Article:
Sunday. 02.10.2022
THE WAY OF SAINT JAMES

What to see in Santiago de Compostela, the capital of Galicia

For centuries, pilgrims have walked here as an act of faith. Today, the tradition lives on, although many see it as a personal challenge rather than a religious experience
A group of young visitors to Santiago de Compostela passing by a sign indicating the Saint James Way. Photo: Pablo Morilla.
A group of young visitors to Santiago de Compostela passing by a sign indicating the Saint James Way. Photo: Pablo Morilla.

After a long journey of hundreds and hundreds of kilometres, a pilgrim is facing the last meters to the final destination. Sweaty and with blisters on their feet, the traveler finally finds himself in Plaza del Obradoiro in Santiago de Compostela (Galicia).

As the capital of the Galician autonomous community, Santiago de Compostela offers a wide variety of options for all travellers. What to see in Santiago de Compostela?

Impressive view of the main facade of the Cathedral, at night, seen from the Plaza del Obradoiro.Photo: Pablo Morilla.
Impressive view of the main facade of the Cathedral, at night, seen from the Plaza del Obradoiro.Photo: Pablo Morilla.

The city receives thousands of visitors every year, many of them attracted by being the final destination of the Camino de Santiago (Saint James Way). For centuries, pilgrims have walked as far as a leap of faith. Today, the tradition lives on, though many see it as a personal challenge rather than a religious experience.

Because of all the history behind this tradition, Santiago de Compostela’s Old Town was designated as a World Heritage Site by Unesco.

According to the organization, the city “conserves a valuable historic centre, known as one of Christianity’s greatest holy cities”. In addition to this, Unesco values that “the sanctuary of Santiago de Compostela exerted a decisive influence on the development of architecture and art in the north of the Iberian Peninsula”.

The Cathedral

One of the most famous sights in the Old Town is the Cathedral. The construction started in 1075, but it wasn’t consecrated until 1211, according to the official webpage. As the main Cathedral’s attraction, James the Great’s tomb can be visited inside the religious building.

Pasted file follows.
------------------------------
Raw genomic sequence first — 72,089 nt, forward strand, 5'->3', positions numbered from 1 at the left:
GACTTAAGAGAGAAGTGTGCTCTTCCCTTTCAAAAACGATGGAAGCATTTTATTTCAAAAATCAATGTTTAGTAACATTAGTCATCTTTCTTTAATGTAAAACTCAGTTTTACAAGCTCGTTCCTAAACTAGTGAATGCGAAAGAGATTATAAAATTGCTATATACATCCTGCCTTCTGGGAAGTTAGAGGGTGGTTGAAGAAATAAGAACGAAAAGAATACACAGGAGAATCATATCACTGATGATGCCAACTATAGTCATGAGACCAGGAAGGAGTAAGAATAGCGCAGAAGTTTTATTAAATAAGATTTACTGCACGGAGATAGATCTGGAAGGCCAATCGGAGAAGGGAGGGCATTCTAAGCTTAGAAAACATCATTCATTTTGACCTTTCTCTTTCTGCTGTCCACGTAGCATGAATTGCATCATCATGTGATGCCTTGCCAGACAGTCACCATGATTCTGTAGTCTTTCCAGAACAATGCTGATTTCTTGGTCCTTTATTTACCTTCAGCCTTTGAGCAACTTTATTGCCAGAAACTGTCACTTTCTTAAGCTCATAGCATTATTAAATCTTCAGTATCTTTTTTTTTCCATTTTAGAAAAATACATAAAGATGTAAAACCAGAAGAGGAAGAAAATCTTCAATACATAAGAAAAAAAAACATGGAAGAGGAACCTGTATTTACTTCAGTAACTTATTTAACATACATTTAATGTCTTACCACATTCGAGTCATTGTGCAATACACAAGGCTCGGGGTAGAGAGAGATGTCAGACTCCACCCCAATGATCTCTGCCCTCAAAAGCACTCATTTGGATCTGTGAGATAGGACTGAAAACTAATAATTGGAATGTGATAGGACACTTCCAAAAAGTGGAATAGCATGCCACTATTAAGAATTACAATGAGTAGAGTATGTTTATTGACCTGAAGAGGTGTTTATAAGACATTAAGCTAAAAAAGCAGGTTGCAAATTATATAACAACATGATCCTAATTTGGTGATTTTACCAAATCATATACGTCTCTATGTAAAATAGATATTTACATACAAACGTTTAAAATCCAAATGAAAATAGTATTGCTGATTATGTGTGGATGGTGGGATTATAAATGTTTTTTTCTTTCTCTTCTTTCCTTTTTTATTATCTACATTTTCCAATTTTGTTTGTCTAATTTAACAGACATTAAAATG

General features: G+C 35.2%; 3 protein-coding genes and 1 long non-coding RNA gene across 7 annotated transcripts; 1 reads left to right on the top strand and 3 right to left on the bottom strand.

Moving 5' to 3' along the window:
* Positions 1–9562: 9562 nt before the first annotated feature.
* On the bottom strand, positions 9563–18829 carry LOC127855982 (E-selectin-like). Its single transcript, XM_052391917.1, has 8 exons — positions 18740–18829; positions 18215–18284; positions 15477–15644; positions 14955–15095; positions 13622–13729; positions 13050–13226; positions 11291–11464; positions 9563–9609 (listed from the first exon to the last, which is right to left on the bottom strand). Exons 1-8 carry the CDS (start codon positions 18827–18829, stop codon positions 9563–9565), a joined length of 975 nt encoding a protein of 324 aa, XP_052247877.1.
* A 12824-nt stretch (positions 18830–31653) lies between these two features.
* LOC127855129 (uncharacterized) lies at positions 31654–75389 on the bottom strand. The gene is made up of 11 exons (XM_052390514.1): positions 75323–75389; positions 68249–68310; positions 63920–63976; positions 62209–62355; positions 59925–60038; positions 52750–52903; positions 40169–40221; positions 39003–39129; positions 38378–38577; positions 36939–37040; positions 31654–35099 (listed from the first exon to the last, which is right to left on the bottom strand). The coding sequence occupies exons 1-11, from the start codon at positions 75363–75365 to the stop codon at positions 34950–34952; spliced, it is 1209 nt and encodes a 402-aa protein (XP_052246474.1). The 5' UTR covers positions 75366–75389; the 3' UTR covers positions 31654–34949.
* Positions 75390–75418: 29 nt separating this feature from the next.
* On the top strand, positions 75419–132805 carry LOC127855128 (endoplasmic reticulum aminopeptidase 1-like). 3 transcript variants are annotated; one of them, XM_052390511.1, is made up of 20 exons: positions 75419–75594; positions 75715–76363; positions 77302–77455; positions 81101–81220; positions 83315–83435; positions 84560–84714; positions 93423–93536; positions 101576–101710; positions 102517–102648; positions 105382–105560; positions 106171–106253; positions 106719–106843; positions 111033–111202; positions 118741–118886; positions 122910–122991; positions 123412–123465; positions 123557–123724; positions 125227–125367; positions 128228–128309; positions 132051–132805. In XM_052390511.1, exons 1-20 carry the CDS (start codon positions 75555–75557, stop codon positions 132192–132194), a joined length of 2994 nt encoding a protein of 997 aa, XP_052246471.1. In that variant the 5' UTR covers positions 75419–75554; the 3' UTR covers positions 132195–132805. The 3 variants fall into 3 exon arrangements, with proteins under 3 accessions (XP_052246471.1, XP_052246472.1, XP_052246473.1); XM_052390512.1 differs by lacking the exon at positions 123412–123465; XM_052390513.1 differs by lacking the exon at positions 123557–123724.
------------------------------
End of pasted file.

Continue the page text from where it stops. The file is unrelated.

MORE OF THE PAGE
Typical narrow streets that make up the Old City of Santiago de Compostela. Photo: Pablo Morilla.
Typical narrow streets that make up the Old City of Santiago de Compostela. Photo: Pablo Morilla.

After the visit to the Cathedral, a stroll in the Old Town will make visitors to discover its narrow streets and the beauty of its historical buildings, including many churches or monasteries.

Further from downtown there can be found another remarkable sight, the City of Culture of Galicia.

The modern architecture is the main reason to come, as well as the views to Santiago de Compostela. Nonetheless, citizens remember this as an example of overspending (it cost about 300 million euros, three times more than expected, as some newspapers reported). Even some projects remained undone.

One of the modern buildings that are part of the controversial City of Culture of Galicia. Photo: Pablo Morilla.
One of the modern buildings that are part of the controversial City of Culture of Galicia. Photo: Pablo Morilla.

Galician nature, food

Nature is also very close to Santiago de Compostela and everybody can reach up any of these peaceful spots. One example is Monte do Gozo, only 5 kilometres away from the city centre. It is also the last stop for some pilgrims on their way to Galicia’s capital.

The Cathedral of Santiago de Compostela, seen from the City of Culture of Galicia. Photo: Pablo Morilla.
The Cathedral of Santiago de Compostela, seen from the City of Culture of Galicia. Photo: Pablo Morilla.

Travelling to Galicia also means eating the traditional food of the region, including seafood - even when Santiago is far from the coast. Octopus is one of the options chosen for those willing to travel to the region.

There are more alternatives for foodies, such as goose barnacle, picked up in the rocky shores, sometimes in very harsh conditions. Empanada gallega is another option, which consists of a pastry filled with fish, but which can also contain meat.

Typical Galician Queimada, made with fire-burnt brandy. Photo: Pablo Morilla.
Typical Galician Queimada, made with fire-burnt brandy. Photo: Pablo Morilla.

For drinking, Queimada is the typical alternative. It’s a spiced alcoholic beverage traditionally served in Galicia, made after fire-burnt brandy. The whole process of the alcohol burning deserves a mention. A show that anybody would admire.

But if anybody still wishes to taste something sweet, Saint James’ cake (Tarta de Santiago) is an easy but delicious traditional option. Any bakery has this typical dessert, which contains almond as one of the most significant ingredients. Bon appetite!

*Pablo Morilla is a journalist, author of the blog Michan en Finlandia.

What to see in Santiago de Compostela, the capital of Galicia
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